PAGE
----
Gene studied the philosophy of Martin Buber, was fascinated by the life of Muriel Lester, met with David Reynolds to study Morita Therapy in Japan, and went on retreats with Thich Nhat Hanh, buddhist monk and peace activist. She organized a retreat for Vietnam vets with Thich Nhat Hanh, and based the international program she founded, Compassionate Listening, on his teaching that ” we must listen to both sides of any conflict before we take actions.”
The Compassionate Listening Project’s motto is, “An enemy is one whose story we have not heard.” Leah Green, executive director of the Compassionate Listening Project, and others continue Gene’s work in the world.
Gene received a master’s degree in pastoral counseling from Goddard College.
She traveled the world to study the peace movement and spent a year as a student at Pendle Hill, a Quaker adult study center near Philadelphia.
A member of the Fellowship of Reconciliation (FOR) for over fifty years, Gene traveled many times to the Middle East and the former Soviet Union during the 1980s and 1990s to do reconciliation work. She worked with the FOR on the Forbidden Faces and the Seeds for Hope projects in the former U.S.S.R.
Gene has published articles, books, and pamphlets about her experiences in Israel and Palestine, including Pieces of the Mideast Puzzle (1991) and No Royal Road to Reconciliation (1995).
When Alaskan hunters and fishers and indigenous people came into conflict over hunting and fishing rights, Gene helped to arrange Compassionate Listening sessions through the American Friends Service Committee (AFSC).
She has written extensively and given innumerable workshops and talks about peacemaking. Her work has inspired many others, including Cynthia Monroe, AFSC staff person in Alaska, and Leah Green, founder of Mideast Citizen Diplomacy’s Compassionate Listening Project. Gene has worked with such notable peace workers as Adam Curle, Herb Walters, Virginia Baron, and Richard Deats.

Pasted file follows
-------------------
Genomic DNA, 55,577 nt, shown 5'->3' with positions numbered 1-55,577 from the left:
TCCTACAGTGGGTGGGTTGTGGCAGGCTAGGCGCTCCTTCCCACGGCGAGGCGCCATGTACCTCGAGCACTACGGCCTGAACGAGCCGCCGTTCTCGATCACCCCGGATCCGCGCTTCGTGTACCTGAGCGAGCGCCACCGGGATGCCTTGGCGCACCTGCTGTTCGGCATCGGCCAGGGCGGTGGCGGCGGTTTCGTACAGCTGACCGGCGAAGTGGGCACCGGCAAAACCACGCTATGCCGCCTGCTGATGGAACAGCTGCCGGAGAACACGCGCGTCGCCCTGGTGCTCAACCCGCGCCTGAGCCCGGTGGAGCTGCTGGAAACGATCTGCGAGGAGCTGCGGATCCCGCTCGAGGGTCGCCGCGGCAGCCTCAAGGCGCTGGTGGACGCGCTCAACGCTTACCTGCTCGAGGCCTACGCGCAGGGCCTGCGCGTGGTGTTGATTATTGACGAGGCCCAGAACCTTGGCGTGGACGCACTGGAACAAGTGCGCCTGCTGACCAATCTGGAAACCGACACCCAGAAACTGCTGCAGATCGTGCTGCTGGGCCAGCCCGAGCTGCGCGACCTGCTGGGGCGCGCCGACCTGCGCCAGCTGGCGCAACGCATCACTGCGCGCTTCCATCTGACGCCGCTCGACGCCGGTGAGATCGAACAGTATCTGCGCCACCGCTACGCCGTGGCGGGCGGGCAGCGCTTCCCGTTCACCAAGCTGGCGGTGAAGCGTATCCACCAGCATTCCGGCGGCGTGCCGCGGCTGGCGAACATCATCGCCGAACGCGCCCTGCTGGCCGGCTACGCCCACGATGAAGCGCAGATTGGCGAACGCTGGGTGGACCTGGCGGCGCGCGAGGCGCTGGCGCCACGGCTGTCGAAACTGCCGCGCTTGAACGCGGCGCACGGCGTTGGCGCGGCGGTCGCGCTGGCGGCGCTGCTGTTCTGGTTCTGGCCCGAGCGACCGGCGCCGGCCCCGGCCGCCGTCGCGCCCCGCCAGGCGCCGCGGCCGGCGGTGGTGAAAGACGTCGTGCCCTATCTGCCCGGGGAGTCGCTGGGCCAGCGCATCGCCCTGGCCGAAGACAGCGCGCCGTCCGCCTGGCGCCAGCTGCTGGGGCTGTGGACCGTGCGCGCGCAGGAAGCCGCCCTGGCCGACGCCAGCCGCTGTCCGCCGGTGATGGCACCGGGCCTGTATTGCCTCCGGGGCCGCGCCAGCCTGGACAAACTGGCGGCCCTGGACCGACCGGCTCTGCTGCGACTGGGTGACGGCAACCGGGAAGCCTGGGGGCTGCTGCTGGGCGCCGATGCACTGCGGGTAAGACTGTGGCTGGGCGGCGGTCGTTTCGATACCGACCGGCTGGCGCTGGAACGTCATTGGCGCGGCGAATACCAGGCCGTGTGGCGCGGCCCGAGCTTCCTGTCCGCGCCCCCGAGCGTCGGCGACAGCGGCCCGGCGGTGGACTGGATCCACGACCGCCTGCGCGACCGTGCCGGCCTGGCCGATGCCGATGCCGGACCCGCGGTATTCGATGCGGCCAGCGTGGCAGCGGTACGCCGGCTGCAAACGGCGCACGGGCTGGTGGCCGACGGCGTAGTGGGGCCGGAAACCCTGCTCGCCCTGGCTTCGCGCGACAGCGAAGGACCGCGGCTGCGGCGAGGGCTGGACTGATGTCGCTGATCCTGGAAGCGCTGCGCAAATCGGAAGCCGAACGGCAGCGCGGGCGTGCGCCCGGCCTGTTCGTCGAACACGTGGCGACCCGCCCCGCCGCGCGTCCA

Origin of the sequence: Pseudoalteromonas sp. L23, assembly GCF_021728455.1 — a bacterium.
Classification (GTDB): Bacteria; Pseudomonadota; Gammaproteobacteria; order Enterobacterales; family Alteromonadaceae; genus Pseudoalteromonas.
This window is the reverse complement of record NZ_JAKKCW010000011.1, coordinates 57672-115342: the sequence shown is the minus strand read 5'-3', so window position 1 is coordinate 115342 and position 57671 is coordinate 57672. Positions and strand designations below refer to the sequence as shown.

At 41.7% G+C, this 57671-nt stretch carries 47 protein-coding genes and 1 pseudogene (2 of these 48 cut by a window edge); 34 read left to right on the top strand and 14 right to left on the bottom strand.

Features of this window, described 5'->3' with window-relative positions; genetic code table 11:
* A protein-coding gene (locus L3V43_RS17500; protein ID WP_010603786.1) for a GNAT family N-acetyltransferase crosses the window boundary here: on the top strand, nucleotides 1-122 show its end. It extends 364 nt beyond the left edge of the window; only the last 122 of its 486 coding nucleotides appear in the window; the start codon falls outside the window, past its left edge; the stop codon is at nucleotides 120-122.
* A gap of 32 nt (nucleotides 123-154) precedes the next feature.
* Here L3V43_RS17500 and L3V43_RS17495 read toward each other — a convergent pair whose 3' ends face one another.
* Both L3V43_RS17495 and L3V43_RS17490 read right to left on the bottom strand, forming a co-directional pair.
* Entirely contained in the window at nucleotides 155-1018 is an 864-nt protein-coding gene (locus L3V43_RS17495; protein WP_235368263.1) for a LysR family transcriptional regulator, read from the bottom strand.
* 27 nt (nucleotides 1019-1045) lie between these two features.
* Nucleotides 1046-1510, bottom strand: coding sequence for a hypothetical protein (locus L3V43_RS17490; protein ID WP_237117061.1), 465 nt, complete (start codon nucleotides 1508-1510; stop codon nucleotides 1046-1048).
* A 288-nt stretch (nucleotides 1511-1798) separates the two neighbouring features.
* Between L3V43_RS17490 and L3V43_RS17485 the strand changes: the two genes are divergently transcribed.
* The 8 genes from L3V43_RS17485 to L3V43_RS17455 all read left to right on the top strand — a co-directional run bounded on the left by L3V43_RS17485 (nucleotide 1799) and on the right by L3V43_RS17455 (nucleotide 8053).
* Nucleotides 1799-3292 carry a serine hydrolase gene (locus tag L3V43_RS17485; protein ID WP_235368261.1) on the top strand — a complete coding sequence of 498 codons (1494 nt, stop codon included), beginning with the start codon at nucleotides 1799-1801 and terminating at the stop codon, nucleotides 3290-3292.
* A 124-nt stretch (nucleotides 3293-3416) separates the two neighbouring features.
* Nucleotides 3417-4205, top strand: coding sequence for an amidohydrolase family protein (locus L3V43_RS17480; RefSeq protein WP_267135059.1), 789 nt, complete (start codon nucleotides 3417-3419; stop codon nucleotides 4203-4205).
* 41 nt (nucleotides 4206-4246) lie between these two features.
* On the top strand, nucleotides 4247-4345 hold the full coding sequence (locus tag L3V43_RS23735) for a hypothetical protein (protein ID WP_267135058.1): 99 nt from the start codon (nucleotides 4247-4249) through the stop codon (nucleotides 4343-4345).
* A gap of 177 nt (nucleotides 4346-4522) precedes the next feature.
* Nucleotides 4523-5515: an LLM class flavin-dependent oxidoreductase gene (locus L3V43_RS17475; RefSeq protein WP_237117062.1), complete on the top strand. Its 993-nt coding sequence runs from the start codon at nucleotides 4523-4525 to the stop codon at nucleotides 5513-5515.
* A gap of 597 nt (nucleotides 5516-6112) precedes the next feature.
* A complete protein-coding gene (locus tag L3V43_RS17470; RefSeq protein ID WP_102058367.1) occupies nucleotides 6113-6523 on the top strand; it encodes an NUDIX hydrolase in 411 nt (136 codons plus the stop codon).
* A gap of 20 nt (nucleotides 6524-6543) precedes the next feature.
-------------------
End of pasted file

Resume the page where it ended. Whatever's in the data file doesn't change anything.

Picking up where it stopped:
In 2003, her articles and essays were collected in a book called Compassionate Listening: the Writings of Gene Hoffman, Quaker Peace Activist and Mystic, edited by Anthony Manousos.
Gene summed up her approach to peacemaking: “The call, as I see it, is for us to see that within all life is the mystery: God…. By compassionate listening we may awaken it and thus learn the partial truth the other is carrying, for another aspect of being human is that we each carry some portion of the truth. To reconcile, we must listen for, discern, and acknowledge this partial truth in everyone.”
Dennis Rivers, a Berkeley-based web designer and interpersonal communications skills specialist who has made some of Gene’s work available for free online, observed that Gene’s “calling was to carry pastoral counseling out of the pastor’s study into public life. What has energized her work over the years is the Quaker teaching that ‘there is that of God in every person.’”
Judith Kolokoff, former AFSC regional director in the Pacific Northwest, said of Gene: “She is a real prophet. And she’s a remarkable facilitator. She has the capacity to bring out the very best of the truth in each individual.”
Leah Green writes, ” I honor you, Gene, for your remarkable lifetime quest in service to personal and collective healing. Thank you for your love, belief and investment in me personally, and in our wider community of compassionate listeners. You are and will remain the founder of Compassionate Listening, and the birth-mother of a movement.”
Gene is survived by six of her children, Nikolas Knudsen (Laurel) Boshco Hoffman, Valley Via (Richard) Reseigne, Erik Thorkild (Deirdre Hallman) Hoffman, Kristian Robert Hoffman, Nina Kiriki Hoffman, and Kaj Lathrop Hoffman; six grandchildren: Shane Knudsen Boshco, Rayven Angel Boshco, Jack Rorian Pierce Boshco, Julianna LaRee Thompson Boshco, Brian Nikolas Paul Boshco, and Connor Wolf; her sister, Marie Christensen; her nephew, Neil Christensen; and her niece, Karen Dugas.
A memorial for Gene will be held at La Casa de Maria, 800 El Bosque Road, on Sunday, August 8, from two to four p.m.
In lieu of flowers, please make donations to the Compassionate Listening Project.
The Compassionate Listening Project
P.O. Box 17
Indianola, WA 98342